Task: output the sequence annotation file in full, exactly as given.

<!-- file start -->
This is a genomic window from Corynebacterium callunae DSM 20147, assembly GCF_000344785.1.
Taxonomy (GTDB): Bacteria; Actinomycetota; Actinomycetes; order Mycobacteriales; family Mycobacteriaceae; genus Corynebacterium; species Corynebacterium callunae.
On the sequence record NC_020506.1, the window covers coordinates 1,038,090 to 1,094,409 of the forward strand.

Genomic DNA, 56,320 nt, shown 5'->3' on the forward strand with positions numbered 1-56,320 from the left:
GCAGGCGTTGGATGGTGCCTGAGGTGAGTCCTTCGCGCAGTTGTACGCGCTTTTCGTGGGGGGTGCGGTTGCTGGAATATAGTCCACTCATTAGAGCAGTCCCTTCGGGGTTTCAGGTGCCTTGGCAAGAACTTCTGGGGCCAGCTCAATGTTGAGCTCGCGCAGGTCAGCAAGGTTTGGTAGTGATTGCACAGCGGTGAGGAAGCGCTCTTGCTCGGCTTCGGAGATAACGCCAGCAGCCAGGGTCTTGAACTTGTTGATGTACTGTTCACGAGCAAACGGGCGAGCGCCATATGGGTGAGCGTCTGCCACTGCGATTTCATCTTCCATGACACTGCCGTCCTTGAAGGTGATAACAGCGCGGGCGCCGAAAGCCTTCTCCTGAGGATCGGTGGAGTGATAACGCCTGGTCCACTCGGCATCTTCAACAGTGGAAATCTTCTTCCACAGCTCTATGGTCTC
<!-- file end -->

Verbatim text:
This is a genomic window from Corynebacterium callunae DSM 20147, assembly GCF_000344785.1.
Taxonomy (GTDB): Bacteria; Actinomycetota; Actinomycetes; order Mycobacteriales; family Mycobacteriaceae; genus Corynebacterium; species Corynebacterium callunae.
On the sequence record NC_020506.1, the window covers coordinates 1,038,090 to 1,094,409 of the forward strand.

Genomic DNA, 56,320 nt, shown 5'->3' on the forward strand with positions numbered 1-56,320 from the left:
GCAGGCGTTGGATGGTGCCTGAGGTGAGTCCTTCGCGCAGTTGTACGCGCTTTTCGTGGGGGGTGCGGTTGCTGGAATATAGTCCACTCATTAGAGCAGTCCCTTCGGGGTTTCAGGTGCCTTGGCAAGAACTTCTGGGGCCAGCTCAATGTTGAGCTCGCGCAGGTCAGCAAGGTTTGGTAGTGATTGCACAGCGGTGAGGAAGCGCTCTTGCTCGGCTTCGGAGATAACGCCAGCAGCCAGGGTCTTGAACTTGTTGATGTACTGTTCACGAGCAAACGGGCGAGCGCCATATGGGTGAGCGTCTGCCACTGCGATTTCATCTTCCATGACACTGCCGTCCTTGAAGGTGATAACAGCGCGGGCGCCGAAAGCCTTCTCCTGAGGATCGGTGGAGTGATAACGCCTGGTCCACTCGGCATCTTCAACAGTGGAAATCTTCTTCCACAGCTCTATGGTCTC